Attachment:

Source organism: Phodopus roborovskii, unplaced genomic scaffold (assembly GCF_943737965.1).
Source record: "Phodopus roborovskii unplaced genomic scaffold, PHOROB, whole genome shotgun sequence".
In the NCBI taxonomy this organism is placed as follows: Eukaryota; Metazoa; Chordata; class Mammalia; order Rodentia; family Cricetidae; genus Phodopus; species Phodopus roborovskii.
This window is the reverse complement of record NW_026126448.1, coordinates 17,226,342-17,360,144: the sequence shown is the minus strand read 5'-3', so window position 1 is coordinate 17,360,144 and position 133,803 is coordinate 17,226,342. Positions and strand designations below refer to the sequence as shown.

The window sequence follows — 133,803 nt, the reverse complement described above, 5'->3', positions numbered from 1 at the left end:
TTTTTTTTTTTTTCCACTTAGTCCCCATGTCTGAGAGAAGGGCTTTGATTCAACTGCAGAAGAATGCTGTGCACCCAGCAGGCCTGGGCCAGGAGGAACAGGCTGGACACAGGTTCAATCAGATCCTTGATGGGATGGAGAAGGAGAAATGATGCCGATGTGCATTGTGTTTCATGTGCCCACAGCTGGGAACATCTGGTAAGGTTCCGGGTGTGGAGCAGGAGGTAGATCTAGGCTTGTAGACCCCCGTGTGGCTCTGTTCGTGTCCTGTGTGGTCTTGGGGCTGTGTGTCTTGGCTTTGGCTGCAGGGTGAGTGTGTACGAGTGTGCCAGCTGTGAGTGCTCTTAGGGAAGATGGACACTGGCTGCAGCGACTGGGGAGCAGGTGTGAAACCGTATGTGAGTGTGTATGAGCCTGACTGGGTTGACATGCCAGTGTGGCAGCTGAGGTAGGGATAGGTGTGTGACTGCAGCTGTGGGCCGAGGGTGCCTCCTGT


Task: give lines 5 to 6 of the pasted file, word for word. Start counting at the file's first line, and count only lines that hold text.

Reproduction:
The window sequence follows — 133,803 nt, the reverse complement described above, 5'->3', positions numbered from 1 at the left end:
TTTTTTTTTTTTTCCACTTAGTCCCCATGTCTGAGAGAAGGGCTTTGATTCAACTGCAGAAGAATGCTGTGCACCCAGCAGGCCTGGGCCAGGAGGAACAGGCTGGACACAGGTTCAATCAGATCCTTGATGGGATGGAGAAGGAGAAATGATGCCGATGTGCATTGTGTTTCATGTGCCCACAGCTGGGAACATCTGGTAAGGTTCCGGGTGTGGAGCAGGAGGTAGATCTAGGCTTGTAGACCCCCGTGTGGCTCTGTTCGTGTCCTGTGTGGTCTTGGGGCTGTGTGTCTTGGCTTTGGCTGCAGGGTGAGTGTGTACGAGTGTGCCAGCTGTGAGTGCTCTTAGGGAAGATGGACACTGGCTGCAGCGACTGGGGAGCAGGTGTGAAACCGTATGTGAGTGTGTATGAGCCTGACTGGGTTGACATGCCAGTGTGGCAGCTGAGGTAGGGATAGGTGTGTGACTGCAGCTGTGGGCCGAGGGTGCCTCCTGT